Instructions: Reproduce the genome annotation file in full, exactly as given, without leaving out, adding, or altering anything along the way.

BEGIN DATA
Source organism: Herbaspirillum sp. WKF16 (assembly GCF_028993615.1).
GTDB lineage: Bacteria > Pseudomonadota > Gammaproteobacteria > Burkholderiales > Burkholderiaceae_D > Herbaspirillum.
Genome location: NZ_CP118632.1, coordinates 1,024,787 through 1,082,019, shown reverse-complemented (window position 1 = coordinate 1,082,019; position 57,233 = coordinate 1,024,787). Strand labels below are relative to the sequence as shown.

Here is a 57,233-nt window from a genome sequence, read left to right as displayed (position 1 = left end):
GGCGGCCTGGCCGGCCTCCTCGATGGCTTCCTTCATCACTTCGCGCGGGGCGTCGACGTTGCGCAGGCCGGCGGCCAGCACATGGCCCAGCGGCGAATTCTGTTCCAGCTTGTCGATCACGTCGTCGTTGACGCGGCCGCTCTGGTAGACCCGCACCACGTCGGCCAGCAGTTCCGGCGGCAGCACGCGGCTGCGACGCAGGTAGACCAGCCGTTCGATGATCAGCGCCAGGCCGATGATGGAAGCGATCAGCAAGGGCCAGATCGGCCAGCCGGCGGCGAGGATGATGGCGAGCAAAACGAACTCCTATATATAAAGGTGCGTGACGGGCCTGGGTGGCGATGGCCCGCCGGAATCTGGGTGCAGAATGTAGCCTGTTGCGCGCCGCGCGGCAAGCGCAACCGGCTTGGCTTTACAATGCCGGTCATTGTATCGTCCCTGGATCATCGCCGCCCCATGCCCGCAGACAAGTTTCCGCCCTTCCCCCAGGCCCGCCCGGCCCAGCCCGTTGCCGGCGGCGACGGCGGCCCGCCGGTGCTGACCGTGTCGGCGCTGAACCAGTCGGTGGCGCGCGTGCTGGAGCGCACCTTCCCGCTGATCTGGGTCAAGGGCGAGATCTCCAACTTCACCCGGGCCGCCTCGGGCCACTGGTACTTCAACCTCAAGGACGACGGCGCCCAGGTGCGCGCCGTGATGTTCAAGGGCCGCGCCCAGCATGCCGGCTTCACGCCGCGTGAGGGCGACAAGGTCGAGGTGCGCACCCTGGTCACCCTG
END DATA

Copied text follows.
Source organism: Herbaspirillum sp. WKF16 (assembly GCF_028993615.1).
GTDB lineage: Bacteria > Pseudomonadota > Gammaproteobacteria > Burkholderiales > Burkholderiaceae_D > Herbaspirillum.
Genome location: NZ_CP118632.1, coordinates 1,024,787 through 1,082,019, shown reverse-complemented (window position 1 = coordinate 1,082,019; position 57,233 = coordinate 1,024,787). Strand labels below are relative to the sequence as shown.

Here is a 57,233-nt window from a genome sequence, read left to right as displayed (position 1 = left end):
GGCGGCCTGGCCGGCCTCCTCGATGGCTTCCTTCATCACTTCGCGCGGGGCGTCGACGTTGCGCAGGCCGGCGGCCAGCACATGGCCCAGCGGCGAATTCTGTTCCAGCTTGTCGATCACGTCGTCGTTGACGCGGCCGCTCTGGTAGACCCGCACCACGTCGGCCAGCAGTTCCGGCGGCAGCACGCGGCTGCGACGCAGGTAGACCAGCCGTTCGATGATCAGCGCCAGGCCGATGATGGAAGCGATCAGCAAGGGCCAGATCGGCCAGCCGGCGGCGAGGATGATGGCGAGCAAAACGAACTCCTATATATAAAGGTGCGTGACGGGCCTGGGTGGCGATGGCCCGCCGGAATCTGGGTGCAGAATGTAGCCTGTTGCGCGCCGCGCGGCAAGCGCAACCGGCTTGGCTTTACAATGCCGGTCATTGTATCGTCCCTGGATCATCGCCGCCCCATGCCCGCAGACAAGTTTCCGCCCTTCCCCCAGGCCCGCCCGGCCCAGCCCGTTGCCGGCGGCGACGGCGGCCCGCCGGTGCTGACCGTGTCGGCGCTGAACCAGTCGGTGGCGCGCGTGCTGGAGCGCACCTTCCCGCTGATCTGGGTCAAGGGCGAGATCTCCAACTTCACCCGGGCCGCCTCGGGCCACTGGTACTTCAACCTCAAGGACGACGGCGCCCAGGTGCGCGCCGTGATGTTCAAGGGCCGCGCCCAGCATGCCGGCTTCACGCCGCGTGAGGGCGACAAGGTCGAGGTGCGCACCCTGGTCACCCTG